New ranking shows folly of GOP’s plan
With the release of its annual “Top States for Business” rankings last week, CNBC confirmed a growing fear in New Hampshire: Unprecedented budget cuts and misplaced Republican priorities are damaging our state’s economy.
According to the study, New Hampshire’s ranking dropped in infrastructure, transportation, and education – all areas that received devastating funding cuts in the GOP’s state budget. New Hampshire’s overall “economic” ranking suffered the biggest drop of all, plummeting from 10th to 34th nationwide.
More important than individual numbers, however, these rankings undercut the central Republican message of this term.
Republican leaders have defiantly argued that their budget cuts and legislative priorities were good for New Hampshire’s economy, an argument that increasingly flies in the face of independent analyses.
Before Republicans took control of the Legislature, New Hampshire had an economic strategy that was working. Democrats worked with Gov. John Lynch throughout the recession to keep job losses at a minimum, and heading into the 2010 election New Hampshire held the lowest unemployment rate east of the Mississippi River.
By working with the governor to enact the Research and Development Tax Credit and to implement new jobs programs such as NH Working and the Job Training Fund, Democrats created a business-friendly environment that led national economists to credit New Hampshire as a leading state in the economic recovery.
Unfortunately, we are losing that forward momentum since the 2010 election. Because of the majority’s misplaced priorities, New Hampshire is no longer a leading state in the economic recovery.
Our unemployment rate has dropped only 0.7 percent since the 2010 election, less than half the national average. Maine, Massachusetts, Connecticut and 33 other states have added jobs at a faster rate since Republicans took control, leaving New Hampshire an embarrassing 37th in job growth.
Instead of continuing to focus on jobs, Republicans spent their energy on Tea Party priorities like expanding gun rights, weakening public education and labor unions, and meddling in women’s reproductive health.
The leader of this misguided effort was House Speaker Bill O’Brien, who drew the ire of business groups this spring when he risked the Research and Development Tax Credit by insisting on amending it with an already-defeated abortion bill.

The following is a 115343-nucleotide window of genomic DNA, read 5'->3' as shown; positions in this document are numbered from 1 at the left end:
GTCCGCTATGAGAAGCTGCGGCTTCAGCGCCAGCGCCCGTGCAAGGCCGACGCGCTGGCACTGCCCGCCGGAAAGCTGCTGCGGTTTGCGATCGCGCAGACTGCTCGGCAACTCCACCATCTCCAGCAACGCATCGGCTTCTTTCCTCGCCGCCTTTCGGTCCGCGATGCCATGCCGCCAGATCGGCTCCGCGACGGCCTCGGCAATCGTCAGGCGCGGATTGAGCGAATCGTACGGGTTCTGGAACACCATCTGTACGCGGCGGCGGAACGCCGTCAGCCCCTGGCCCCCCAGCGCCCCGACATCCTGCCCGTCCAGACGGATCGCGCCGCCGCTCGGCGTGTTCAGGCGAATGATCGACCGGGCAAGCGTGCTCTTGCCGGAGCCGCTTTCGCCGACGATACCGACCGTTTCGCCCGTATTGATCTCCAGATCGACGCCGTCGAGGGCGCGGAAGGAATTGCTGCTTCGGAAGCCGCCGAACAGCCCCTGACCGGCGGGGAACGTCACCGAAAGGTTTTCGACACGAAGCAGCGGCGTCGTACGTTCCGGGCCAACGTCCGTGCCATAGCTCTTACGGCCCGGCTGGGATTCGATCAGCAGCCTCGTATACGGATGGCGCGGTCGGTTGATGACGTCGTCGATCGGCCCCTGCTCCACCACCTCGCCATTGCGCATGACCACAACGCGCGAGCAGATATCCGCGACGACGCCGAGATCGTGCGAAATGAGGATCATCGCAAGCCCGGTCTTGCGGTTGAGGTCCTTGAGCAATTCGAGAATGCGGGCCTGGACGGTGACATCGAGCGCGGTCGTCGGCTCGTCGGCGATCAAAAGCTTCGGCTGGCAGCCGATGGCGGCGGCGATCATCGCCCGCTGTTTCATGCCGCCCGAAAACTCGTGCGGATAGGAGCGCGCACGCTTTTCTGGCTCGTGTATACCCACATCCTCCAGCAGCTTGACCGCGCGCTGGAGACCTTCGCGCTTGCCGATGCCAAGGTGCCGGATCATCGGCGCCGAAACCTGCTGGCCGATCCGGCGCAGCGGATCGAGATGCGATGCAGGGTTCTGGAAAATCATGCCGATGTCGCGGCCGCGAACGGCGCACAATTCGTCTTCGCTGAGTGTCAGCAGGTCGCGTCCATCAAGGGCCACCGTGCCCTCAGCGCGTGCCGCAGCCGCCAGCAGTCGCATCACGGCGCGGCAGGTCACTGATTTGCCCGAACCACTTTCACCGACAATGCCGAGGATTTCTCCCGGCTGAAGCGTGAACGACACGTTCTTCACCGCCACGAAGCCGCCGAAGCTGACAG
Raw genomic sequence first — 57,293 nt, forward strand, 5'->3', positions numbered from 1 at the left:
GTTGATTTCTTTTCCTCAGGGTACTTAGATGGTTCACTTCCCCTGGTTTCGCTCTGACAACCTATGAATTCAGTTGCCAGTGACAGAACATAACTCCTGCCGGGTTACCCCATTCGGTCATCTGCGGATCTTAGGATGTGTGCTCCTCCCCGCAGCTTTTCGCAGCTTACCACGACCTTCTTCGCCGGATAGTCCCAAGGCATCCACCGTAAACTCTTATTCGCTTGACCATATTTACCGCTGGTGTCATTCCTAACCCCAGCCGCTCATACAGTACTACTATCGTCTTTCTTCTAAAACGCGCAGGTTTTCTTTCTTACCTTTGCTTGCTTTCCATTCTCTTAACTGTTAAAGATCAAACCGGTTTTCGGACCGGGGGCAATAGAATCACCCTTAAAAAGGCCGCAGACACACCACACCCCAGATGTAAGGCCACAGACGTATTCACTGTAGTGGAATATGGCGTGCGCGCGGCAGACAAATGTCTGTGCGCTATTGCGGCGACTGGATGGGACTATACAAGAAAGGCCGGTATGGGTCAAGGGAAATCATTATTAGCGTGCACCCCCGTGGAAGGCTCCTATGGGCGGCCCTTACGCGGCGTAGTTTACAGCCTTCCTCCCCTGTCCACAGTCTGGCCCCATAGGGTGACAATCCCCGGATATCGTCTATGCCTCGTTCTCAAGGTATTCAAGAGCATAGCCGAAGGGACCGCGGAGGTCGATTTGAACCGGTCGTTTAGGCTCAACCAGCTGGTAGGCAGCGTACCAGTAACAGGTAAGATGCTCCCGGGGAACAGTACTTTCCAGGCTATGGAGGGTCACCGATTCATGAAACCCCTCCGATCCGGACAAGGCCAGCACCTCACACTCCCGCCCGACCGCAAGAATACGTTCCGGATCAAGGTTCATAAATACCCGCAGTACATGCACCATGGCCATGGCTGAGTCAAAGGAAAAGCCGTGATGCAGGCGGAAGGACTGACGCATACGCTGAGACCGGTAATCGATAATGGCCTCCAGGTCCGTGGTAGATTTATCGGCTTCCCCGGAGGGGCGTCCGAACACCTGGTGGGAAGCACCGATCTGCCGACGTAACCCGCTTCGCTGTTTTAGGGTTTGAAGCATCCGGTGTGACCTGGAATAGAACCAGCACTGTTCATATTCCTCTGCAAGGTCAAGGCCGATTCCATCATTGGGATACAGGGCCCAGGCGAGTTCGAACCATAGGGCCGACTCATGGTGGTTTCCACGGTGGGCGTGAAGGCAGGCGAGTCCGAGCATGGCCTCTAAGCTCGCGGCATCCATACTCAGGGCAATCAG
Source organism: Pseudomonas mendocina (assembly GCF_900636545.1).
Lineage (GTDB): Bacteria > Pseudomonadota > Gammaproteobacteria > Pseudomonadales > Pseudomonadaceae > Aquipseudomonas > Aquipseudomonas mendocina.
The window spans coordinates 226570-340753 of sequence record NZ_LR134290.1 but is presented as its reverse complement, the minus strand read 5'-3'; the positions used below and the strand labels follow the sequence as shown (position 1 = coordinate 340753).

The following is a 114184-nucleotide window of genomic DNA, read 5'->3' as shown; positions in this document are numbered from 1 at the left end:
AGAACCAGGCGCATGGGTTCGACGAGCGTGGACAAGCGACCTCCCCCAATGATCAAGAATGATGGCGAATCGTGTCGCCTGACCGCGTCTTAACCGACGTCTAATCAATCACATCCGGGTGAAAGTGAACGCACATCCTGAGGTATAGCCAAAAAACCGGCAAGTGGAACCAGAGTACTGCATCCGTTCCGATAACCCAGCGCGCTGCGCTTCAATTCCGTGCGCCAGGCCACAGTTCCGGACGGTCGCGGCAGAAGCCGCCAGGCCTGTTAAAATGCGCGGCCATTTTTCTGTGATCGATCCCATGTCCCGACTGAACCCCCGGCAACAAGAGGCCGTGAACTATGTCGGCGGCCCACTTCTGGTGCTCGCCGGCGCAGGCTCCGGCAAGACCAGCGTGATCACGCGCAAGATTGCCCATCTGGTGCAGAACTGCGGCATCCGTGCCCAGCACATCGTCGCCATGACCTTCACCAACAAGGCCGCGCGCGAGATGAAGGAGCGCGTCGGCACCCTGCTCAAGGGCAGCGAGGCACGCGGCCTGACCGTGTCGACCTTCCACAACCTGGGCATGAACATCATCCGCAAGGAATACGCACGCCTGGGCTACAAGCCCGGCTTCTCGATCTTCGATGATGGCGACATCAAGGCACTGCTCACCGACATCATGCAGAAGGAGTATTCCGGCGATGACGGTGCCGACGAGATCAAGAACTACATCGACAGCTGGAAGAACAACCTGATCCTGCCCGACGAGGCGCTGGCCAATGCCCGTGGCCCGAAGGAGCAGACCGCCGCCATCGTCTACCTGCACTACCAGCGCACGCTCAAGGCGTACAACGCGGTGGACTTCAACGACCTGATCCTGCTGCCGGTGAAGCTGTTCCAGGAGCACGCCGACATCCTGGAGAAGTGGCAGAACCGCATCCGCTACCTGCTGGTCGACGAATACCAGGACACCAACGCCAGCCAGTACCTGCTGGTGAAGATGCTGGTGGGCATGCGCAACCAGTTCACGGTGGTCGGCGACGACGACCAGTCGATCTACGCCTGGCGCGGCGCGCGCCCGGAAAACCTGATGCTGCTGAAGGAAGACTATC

When Republicans did turn their focus to economic issues, they only made matters worse.
The GOP state budget slashed over $250 million in aid to hospitals, directly causing more than 1,000 layoffs in the health care industry last summer.
The budget slashed university system funding by nearly 50 percent – the largest cut of any state in U.S. history – causing more job loss and forcing significant tuition hikes that are putting New Hampshire colleges out of reach for prospective students, our future skilled workforce.
And even with tobacco revenue down $20 million since last year, the House majority leader has said he would still have cut the cigarette tax.
Given the financial strain that budget cuts to health care, infrastructure and education place on business, it’s hardly surprising that New Hampshire’s economy has sputtered.
What is frightening is the GOP’s promise to double down on their failed policies if re-elected this fall. Despite the job losses that would follow, O’Brien wants to cut another $400 million from the budget if he returns as speaker next term.
Like the economists who conducted CNBC’s “Best States for Business” study, Granite Staters know that quality infrastructure and an educated workforce are critical elements to a growing economy. If New Hampshire is to regain its role as a national leader in economic development, the Legislature we elect this fall needs to share those values.
Rep. Terie Norelli of Portsmouth is the Democratic leader of the New Hampshire House of Representatives.